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The Challenge of Emetophobia During Cold-Weather Months

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Ah, the crisp air hits your face as you walk out the door this morning. Feels nice, doesn’t it? Not to me. Living with emetophobia has me in fear of the upcoming cold months. The dreadful “stomach flu” a.k.a. norovirus is on its way to a household near you. Hopefully not mine.

For many people with emetophobia, the winter can be when sh*t hits the fan. This is the season many of us prepare for the minute it gets warm. We stalk up on bleach, Clorox wipes, Lysol — all of the essentials for surviving a stomach bug. We may live in a tiny bubble during the summer, with rose-colored glasses thinking we will not get sick. It’s warm out, the sun is shining — germs are not a thing to think of right now. This is often false though, because the stomach bug can be lurking when we least expect it. I do feel more safe than usual though. Or maybe I’m in total denial.

Kids start back at school. We go to our jobs. We talk to people, share things, and eventually we share germs. The colds start; that’s when we may start to get nervous. It means it is right around the corner, waiting for its next prey. This is personally when my cleaning rituals become intense. Hand sanitizer in the car, in my purse, in the diaper bag — everywhere. I start Lysol-ing door knobs, I hand-wash constantly, I limit my food intake if I have come into contact with someone who has been nauseous. In my brain, not having food in my stomach means no vomiting. I lose weight. I stress. I basically live off of my “safe foods.”

Now that I have a child, we are in the doctor’s office for everything under the sun. My husband used to be a school teacher, so I was often afraid to touch him and his “school germs” when he got home. I would pester him about how many kids were sent to the nurse, how many kids he had missing in class, and why. Now that my own child is in preschool, I am a walking ball of anxiety. I want to hibernate until spring.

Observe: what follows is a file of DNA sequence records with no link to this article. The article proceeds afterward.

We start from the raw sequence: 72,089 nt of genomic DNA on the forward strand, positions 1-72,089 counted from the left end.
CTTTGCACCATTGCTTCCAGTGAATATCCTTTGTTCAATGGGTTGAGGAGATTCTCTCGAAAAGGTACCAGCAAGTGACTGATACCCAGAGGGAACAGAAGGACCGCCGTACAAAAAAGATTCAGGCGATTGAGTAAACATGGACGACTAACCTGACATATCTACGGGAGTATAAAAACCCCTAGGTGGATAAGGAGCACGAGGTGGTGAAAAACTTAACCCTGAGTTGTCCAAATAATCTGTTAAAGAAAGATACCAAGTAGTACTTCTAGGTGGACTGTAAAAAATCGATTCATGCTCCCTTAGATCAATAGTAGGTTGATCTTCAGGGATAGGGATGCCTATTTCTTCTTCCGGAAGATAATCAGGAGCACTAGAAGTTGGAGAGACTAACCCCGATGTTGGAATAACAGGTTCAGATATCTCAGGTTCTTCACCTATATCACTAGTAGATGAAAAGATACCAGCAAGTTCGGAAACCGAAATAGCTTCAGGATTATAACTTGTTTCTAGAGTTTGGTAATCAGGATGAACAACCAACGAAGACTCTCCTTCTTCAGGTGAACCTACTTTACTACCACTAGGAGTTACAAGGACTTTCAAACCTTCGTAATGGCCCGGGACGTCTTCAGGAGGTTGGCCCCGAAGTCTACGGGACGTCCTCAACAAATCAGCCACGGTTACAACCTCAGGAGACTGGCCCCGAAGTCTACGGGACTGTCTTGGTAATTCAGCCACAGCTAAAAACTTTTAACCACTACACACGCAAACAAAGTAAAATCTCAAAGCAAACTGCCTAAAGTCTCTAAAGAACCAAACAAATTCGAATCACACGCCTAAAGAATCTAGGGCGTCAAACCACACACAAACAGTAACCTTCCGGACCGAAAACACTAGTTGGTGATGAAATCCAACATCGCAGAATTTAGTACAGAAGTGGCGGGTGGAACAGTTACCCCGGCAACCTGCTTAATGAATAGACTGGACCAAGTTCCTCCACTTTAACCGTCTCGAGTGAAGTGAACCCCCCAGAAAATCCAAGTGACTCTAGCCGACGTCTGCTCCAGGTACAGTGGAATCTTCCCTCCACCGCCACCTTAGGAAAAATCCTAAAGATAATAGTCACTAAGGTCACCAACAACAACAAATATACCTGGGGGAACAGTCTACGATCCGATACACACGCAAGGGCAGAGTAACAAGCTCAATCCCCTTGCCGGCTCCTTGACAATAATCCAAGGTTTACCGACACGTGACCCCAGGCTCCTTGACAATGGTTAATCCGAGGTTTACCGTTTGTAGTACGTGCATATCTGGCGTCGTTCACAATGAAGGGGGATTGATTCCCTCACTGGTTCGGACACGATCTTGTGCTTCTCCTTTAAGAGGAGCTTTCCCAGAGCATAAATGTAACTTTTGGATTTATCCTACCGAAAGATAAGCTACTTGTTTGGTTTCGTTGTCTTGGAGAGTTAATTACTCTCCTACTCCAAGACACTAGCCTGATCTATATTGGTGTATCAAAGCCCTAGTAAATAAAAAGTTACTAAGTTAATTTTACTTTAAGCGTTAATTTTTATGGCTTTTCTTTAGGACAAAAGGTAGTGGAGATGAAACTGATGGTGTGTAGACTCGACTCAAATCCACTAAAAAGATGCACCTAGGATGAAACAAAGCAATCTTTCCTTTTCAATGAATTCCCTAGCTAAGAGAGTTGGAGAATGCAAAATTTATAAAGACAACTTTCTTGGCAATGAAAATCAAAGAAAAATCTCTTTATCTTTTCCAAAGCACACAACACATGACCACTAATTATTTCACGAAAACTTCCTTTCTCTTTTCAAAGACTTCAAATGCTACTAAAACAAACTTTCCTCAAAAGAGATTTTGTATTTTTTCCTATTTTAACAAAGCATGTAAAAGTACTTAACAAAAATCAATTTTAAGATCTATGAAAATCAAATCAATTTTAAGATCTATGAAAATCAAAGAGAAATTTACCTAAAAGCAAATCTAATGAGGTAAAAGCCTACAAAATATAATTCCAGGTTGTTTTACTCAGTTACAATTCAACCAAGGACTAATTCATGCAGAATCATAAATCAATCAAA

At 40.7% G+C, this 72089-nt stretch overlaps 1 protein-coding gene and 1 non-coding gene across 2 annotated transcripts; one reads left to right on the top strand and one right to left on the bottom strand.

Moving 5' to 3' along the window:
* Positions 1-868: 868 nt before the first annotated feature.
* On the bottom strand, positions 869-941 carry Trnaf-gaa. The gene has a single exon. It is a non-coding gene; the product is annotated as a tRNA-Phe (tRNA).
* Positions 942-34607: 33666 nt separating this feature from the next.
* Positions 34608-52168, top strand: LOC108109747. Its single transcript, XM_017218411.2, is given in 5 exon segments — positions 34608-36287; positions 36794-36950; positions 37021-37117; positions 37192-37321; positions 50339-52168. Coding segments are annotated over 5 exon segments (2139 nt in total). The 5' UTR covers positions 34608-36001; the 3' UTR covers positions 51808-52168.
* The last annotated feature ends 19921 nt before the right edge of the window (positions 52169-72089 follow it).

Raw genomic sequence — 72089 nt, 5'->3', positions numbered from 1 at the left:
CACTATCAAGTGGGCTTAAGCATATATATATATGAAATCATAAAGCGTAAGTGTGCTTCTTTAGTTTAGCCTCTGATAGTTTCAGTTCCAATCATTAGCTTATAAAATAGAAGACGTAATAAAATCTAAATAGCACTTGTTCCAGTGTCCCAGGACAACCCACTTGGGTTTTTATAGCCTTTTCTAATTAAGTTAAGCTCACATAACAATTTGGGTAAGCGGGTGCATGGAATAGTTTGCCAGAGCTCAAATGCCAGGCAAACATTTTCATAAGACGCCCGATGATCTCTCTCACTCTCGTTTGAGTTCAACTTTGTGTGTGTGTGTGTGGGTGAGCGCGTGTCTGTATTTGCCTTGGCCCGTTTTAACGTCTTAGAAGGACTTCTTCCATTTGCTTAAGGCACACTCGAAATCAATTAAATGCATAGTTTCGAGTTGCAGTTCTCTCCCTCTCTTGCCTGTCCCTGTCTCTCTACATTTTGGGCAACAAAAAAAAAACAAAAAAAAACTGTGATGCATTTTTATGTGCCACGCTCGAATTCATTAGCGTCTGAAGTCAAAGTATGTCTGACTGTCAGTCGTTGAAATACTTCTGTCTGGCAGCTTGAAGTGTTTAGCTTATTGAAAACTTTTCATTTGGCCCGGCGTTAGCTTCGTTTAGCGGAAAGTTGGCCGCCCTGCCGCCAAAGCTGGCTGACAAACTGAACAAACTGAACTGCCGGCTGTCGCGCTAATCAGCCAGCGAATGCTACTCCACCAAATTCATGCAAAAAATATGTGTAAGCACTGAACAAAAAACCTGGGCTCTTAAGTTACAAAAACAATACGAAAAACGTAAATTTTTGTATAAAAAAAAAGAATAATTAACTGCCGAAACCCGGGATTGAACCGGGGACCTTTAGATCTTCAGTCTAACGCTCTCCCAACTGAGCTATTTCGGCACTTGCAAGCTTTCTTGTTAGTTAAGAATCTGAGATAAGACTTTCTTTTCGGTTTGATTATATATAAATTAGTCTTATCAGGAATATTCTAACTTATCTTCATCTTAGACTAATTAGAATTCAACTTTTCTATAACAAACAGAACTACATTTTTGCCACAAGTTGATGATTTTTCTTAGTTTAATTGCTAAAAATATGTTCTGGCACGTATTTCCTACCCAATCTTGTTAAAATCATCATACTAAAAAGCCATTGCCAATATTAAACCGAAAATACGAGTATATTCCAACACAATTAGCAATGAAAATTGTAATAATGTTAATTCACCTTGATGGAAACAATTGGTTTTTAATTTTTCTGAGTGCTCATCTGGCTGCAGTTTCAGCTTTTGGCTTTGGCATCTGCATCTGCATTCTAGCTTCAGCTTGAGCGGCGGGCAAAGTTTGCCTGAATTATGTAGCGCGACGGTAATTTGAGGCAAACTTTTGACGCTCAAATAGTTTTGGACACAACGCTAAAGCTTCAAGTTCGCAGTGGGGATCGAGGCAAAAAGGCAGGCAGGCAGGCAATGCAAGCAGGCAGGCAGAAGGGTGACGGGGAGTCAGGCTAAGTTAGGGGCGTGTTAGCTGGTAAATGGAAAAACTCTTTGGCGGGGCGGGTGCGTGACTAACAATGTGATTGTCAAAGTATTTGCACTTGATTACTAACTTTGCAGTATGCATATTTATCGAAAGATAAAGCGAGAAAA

My biggest challenge when the weather gets colder is — a lot of things actually. Not keeping my kid home from school to avoid the risk of germs. Going to the grocery store, where someone who threw up a few days ago likely touched something I touched. Not washing my hands until they bleed. Avoiding doctors’ offices. Actually eating so my immune system stays healthy even though I am petrified I will be sick. Eating food prepared by others. Not running away when somebody says they feel ill — or asking them a million questions about what is wrong. Trying not to freak out about my 72-hour rule if I do come in contact with someone who had the stomach virus. This makes me count down the hours from exposure, over-thinking each feeling I have in my stomach, limiting food, and extreme cleaning of myself and my household.

So here are some tips from one emetophobic person:

Please, if you have the symptoms of norovirus (nausea, vomiting, diarrhea) please stay homeThis virus is fast-moving, and it can affect anybody. Do not make that potluck dinner you signed up for if you’ve been experiencing symptoms in the last 72 hours. Do not send your child to school/games/practice if he or she has been ill. In all honesty, don’t do this just for people with emetophobia, but for everybody. No one wants this virus. It sucks big time. So you can spare everybody by parking your butt at home to rest and keeping your fluids up.

I hate the cold…

Image via Thinkstock.

Originally published: September 23, 2016
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